The C-band radar facility … will provide accurate warning of potential collisions in space, and tracking of objects falling to earth over Australia or our immediate region. The space surveillance telescope will provide a complementary capability to the C-band radar.

This opens the prospect for Australia and the US to cooperate on space in exactly the way we do on Signals Intelligence: a fully-integrated model with Australians and Americans collaborating at every point of the space surveillance business. That will be useful in a region where interest in ‘objects falling to earth’ as the Minister delicately put it, is growing.

A fourth area of cooperation, cyber security, is already close and growing quickly. We are only at the beginning of what is a massively expanding defence and strategic challenge. Again, the aim should be to replicate the SIGINT relationship with the US if we can. The 2011 AUSMIN meeting in San Francisco—which could hardly be characterised as business as usual—agreed a Joint Statement on Cyberspace that said:

We recognize that cyberspace plays a growing role in ensuring national security. Mindful of our longstanding defense relationship and the 1951 Security Treaty between Australia, New Zealand, and the United States of America (ANZUS Treaty), our Governments share the view that, in the event of a cyber attack that threatens the territorial integrity, political independence or security of either of our nations, Australia and the United States would consult together and determine appropriate options to address the threat.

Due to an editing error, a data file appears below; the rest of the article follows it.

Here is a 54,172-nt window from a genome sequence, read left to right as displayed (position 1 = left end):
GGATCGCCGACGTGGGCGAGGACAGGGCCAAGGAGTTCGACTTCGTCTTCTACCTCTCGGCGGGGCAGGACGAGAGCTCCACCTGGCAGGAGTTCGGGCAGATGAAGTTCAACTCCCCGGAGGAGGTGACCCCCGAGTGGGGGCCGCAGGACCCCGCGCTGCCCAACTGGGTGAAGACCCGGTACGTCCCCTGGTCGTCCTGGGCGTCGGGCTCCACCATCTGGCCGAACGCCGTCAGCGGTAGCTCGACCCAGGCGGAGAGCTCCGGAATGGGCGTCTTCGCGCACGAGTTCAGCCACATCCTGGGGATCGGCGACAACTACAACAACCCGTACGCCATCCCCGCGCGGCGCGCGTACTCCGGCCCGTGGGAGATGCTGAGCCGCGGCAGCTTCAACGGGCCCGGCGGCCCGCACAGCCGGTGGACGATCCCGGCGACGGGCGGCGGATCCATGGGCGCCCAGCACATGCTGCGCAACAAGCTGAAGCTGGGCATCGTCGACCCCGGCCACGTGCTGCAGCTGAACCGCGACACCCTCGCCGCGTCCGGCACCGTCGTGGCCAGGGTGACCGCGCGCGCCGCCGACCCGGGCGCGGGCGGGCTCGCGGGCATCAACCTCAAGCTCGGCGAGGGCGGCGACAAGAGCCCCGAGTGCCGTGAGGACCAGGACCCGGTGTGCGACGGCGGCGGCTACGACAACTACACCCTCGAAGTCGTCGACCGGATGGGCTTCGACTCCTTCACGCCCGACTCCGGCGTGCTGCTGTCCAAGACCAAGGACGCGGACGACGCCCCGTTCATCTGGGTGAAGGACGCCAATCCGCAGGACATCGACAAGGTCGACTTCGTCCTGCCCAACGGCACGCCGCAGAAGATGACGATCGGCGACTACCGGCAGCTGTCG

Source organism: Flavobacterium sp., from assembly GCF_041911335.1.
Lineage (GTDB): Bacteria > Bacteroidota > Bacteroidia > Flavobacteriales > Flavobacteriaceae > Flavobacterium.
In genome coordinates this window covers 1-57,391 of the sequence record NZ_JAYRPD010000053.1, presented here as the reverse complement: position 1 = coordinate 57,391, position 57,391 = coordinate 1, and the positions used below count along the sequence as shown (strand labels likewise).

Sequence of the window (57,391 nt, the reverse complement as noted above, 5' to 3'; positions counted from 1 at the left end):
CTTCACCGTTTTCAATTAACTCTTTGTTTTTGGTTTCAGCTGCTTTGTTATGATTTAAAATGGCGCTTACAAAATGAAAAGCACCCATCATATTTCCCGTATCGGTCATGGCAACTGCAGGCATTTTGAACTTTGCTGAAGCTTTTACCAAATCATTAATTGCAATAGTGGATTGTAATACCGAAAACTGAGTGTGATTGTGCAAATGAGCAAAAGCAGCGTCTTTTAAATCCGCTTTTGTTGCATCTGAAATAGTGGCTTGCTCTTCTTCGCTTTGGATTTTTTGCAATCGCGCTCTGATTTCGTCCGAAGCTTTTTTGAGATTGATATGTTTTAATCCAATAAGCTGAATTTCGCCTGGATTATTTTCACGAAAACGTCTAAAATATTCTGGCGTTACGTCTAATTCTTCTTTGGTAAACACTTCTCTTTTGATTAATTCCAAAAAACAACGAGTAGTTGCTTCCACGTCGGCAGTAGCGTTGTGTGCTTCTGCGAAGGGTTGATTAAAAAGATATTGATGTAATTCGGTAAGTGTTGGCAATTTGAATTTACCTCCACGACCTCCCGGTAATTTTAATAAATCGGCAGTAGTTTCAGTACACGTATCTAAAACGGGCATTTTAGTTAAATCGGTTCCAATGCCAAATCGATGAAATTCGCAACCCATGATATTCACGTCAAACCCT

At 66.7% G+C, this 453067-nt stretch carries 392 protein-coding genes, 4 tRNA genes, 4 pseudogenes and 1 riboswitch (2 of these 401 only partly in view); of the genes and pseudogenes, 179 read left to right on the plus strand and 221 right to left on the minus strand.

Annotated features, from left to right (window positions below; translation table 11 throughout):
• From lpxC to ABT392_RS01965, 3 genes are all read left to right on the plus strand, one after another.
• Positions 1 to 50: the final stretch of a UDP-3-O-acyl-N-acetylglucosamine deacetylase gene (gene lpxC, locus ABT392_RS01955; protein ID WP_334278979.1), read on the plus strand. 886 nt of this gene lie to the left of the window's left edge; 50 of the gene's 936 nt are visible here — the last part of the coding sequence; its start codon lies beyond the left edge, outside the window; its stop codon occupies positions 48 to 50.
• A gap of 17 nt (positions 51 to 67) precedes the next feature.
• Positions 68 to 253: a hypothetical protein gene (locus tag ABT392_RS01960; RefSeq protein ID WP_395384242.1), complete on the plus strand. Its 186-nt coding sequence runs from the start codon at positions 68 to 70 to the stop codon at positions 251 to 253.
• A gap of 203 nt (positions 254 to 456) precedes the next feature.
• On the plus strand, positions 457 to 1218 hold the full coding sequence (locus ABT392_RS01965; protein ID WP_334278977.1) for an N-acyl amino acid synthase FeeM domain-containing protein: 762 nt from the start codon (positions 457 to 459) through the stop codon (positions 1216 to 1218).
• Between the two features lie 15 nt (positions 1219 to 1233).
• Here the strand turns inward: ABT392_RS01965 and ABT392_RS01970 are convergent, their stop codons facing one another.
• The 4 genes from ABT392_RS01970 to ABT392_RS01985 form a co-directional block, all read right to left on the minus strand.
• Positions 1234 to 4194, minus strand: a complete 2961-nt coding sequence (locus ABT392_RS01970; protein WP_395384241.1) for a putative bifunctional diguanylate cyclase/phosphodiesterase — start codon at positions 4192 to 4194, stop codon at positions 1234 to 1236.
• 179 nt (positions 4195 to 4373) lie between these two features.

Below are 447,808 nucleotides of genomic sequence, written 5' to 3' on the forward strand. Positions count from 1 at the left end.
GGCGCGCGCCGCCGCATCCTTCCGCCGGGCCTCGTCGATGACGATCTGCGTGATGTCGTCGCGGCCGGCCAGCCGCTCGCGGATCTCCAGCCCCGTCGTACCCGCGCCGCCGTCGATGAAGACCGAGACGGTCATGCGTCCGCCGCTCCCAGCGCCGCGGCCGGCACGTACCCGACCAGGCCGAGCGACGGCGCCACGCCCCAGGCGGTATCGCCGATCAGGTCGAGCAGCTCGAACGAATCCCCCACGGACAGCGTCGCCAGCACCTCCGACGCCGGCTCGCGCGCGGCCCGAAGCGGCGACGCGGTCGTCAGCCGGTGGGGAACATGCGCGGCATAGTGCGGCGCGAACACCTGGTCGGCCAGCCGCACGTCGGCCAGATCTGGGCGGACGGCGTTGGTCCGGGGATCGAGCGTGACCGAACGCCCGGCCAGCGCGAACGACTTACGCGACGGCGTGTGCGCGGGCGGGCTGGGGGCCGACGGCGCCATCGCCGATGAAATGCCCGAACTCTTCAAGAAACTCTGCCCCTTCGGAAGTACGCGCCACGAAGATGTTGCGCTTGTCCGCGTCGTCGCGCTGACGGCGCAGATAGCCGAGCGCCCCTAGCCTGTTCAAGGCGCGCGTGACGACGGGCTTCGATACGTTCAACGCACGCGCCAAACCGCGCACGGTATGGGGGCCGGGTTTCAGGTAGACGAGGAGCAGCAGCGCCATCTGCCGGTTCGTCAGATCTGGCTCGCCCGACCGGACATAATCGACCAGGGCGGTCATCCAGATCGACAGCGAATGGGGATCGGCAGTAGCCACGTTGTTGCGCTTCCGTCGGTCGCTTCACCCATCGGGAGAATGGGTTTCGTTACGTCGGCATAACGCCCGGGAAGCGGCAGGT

That’s as clear an expression of intent as one sees in international relations. Cyber cooperation will emerge as a central part of the alliance, and it’s vital for Australia’s independent interests that this happens.

Finally, ballistic missile defence also presents alliance opportunities. There’s been a slow warming of Australian Government interest in this area, most recently (and somewhat curiously) mentioned in the Asian Century White Paper, which said:

Closer engagement among regional nations on missile defence will be necessary. We’ll work with the United States and regional partners to develop a constructive regional approach to dealing with the missile threat posed by rogue states, and the proliferation of enabling technologies in our region.

It’s hard to imagine what that refers to if it doesn’t mean doing more on ballistic missile defence. The next Defence white paper will, no doubt, look for opportunities to expand cooperation with the US in this area.

Peter Jennings is executive director of the Australian Strategic Policy Institute. Image courtesy of Department of Defence.

To support a speeding up of the deployments and air exercises, Defence could assist with some targeted facilities spends in Darwin and at RAAF Tindal. Of course that will be at the cost of other already-squeezed facilities projects, but as Forrest Gump might say, ‘priority is as priority does’. We should also look to make faster progress in getting US Navy rotational deployments from HMAS Stirling. While this won’t be carrier battle groups but perhaps one or two major surface vessels, it’ll strengthen the claim made by then US Defence Secretary Panetta in Singapore last June that the USN was rebalancing to a 60/40 Naval split between the Asia Pacific and Europe. Finally, Australia should bite the bullet and refurbish the Cocos Island runway to the standard needed to support P-8 maritime surveillance operations in the Indian Ocean region. This is needed as much for our own purposes as any alliance use.